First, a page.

Inflammatory Cytokine Gene Regulation and Biodefense

Control of Inflammatory Cytokine Storm Triggered by Infections

During severe bacterial or viral infections, disease and death are often caused by an overly strong immune response of the human host (‘cytokine storm’). Acute toxic shock is induced by superantigen toxins, a diverse set of proteins secreted by Gram-positive bacterial strains that overstimulate inflammatory gene expression by orders of magnitude. The need to protect from superantigen toxins led to our discoveries that the principal costimulatory receptor, CD28, and its coligand, B7-2 (CD86), previously thought to have only costimulatory function, are actually critical superantigen receptors. Binding of the superantigen into the homodimer interfaces of these costimulatory receptors triggers B7-2/CD28 costimulatory receptor engagement, leading to excessive pro-inflammatory signaling. This finding led to the design of receptor dimer interface mimetic peptides that block binding of superantigen and thus protect from death. It then turned out that such peptides will protect also from Gram-negative bacterial infections and polymicrobial sepsis. One such CD28 mimetic peptide is now advancing in a US Phase 3 clinical trial to protect from lethal necrotizing wound infections by flesh-eating bacteria. Based on fundamental insight into signaling by costimulatory receptors and their structure, we are designing and developing novel therapeutics that show even greater efficacy. These molecules are host-oriented therapeutics that target the human immune system itself, protecting thereby against a broad range of pathogens while avoiding emergence of resistance.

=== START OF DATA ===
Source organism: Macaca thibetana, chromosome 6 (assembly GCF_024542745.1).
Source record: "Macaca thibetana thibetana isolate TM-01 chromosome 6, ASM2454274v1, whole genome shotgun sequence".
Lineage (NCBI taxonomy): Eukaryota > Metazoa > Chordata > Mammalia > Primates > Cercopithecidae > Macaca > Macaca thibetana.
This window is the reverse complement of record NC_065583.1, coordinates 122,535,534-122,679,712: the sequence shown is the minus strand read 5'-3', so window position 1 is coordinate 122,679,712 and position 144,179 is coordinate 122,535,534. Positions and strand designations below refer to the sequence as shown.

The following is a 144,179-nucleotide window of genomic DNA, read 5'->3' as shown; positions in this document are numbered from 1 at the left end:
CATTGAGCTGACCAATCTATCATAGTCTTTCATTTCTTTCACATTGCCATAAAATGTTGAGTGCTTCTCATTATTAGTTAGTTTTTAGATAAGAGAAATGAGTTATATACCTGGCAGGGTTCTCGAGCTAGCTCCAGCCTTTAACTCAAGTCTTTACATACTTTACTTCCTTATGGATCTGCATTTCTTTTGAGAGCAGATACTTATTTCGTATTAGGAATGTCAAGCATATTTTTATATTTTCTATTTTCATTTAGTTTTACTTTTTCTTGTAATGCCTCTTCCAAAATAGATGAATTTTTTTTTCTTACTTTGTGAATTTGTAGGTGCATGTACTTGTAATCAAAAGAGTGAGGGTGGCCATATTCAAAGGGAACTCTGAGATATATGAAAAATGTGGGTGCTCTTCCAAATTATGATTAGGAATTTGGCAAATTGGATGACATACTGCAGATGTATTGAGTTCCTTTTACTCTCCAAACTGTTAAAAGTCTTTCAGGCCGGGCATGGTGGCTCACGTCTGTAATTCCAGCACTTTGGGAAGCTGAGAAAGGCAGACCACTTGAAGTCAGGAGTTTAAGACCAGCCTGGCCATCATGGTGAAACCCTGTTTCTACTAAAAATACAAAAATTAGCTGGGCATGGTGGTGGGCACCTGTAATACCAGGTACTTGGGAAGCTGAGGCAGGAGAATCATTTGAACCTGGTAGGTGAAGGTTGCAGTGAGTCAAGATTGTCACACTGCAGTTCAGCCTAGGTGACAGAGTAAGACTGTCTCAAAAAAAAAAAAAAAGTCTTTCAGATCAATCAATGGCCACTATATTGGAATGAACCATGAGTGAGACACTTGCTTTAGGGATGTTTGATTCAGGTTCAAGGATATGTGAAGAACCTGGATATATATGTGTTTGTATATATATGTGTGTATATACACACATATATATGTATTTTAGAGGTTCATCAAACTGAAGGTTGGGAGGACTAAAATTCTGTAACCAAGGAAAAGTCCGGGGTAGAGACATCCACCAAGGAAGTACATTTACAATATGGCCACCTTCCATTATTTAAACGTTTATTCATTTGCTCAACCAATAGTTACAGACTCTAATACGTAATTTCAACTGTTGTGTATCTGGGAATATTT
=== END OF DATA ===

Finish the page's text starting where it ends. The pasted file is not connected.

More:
Relieving Tumor-induced Repression of the Human Inflammatory Response

A new project in the cancer field with promising pilot results. Tumor cells evade immune surveillance by silencing expression of human inflammatory genes that provide the natural response against cancer. Antibodies currently used to offset this immune suppression cause severe side effects in patients. We are developing a novel molecular approach that allows for relief of inflammatory silencing while maintaining a normal inflammatory response.
Collaborations
Collaborations with research teams in:
  • Baltimore, Maryland, USA (animal models of live infection, protection from death)
  • Ness Ziona, Israel (biodefense against priority pathogens)
  • Strasbourg, France (structure of RNA elements)
  • Amsterdam, Netherlands (HIV gene regulation)
  • Logan, Utah, USA (protection from lethal virus infection)
  • Magdeburg, Germany (control of inflammatory signaling, SOCS3)
Lab Staff
​​
Andrey Popugailo
PhD student
​​
Orli Turgeman
Research Assistant
​​
Michal Levy
PhD student
​​
Hadas Yarkoni
Undergraduate/MSc student
We are currently recruiting MSc and PhD students!
Publications
Klepsch O, Namer LS, Kaempfer R, Dittrich A, Schaper F. Intragenic regulation of SOCS3 isoforms. Cell Commun Signal 2019, in final revision.
Kaempfer R, Namer LS, Osman F, Ilan L. Control of mRNA splicing by noncoding intragenic RNA elements that evoke a cellular stress response. Int J Biochem Cell Biol 2018 Dec;105:20-23. Link
Kaempfer R. Bacterial superantigen toxins, CD28, and drug development. Toxins 2018;10, 459 (6 pages). Link
Namer LS, Osman F, Banai Y, Masquida B, Jung R, Kaempfer R. An ancient pseudoknot in TNF-α pre-mRNA activates PKR, inducing eIF2α phosphorylation that potently enhances splicing. Cell Reports 2017 Jul 5;20(1):188-200. Link
Kaempfer R. Ribosome cycle emerges from DNA replication. Nat Rev Mol Cell Biol. 2017 Aug;18(8):470. Link
Ilan L, Osman F, Namer LS, Eliahu E, Cohen-Chalamish S, Ben-Asouli Y, Banai Y, Kaempfer R. PKR activation and eIF2α phosphorylation mediate human globin mRNA splicing at spliceosome assembly. Cell Research 2017 May;27(5):688-704. Link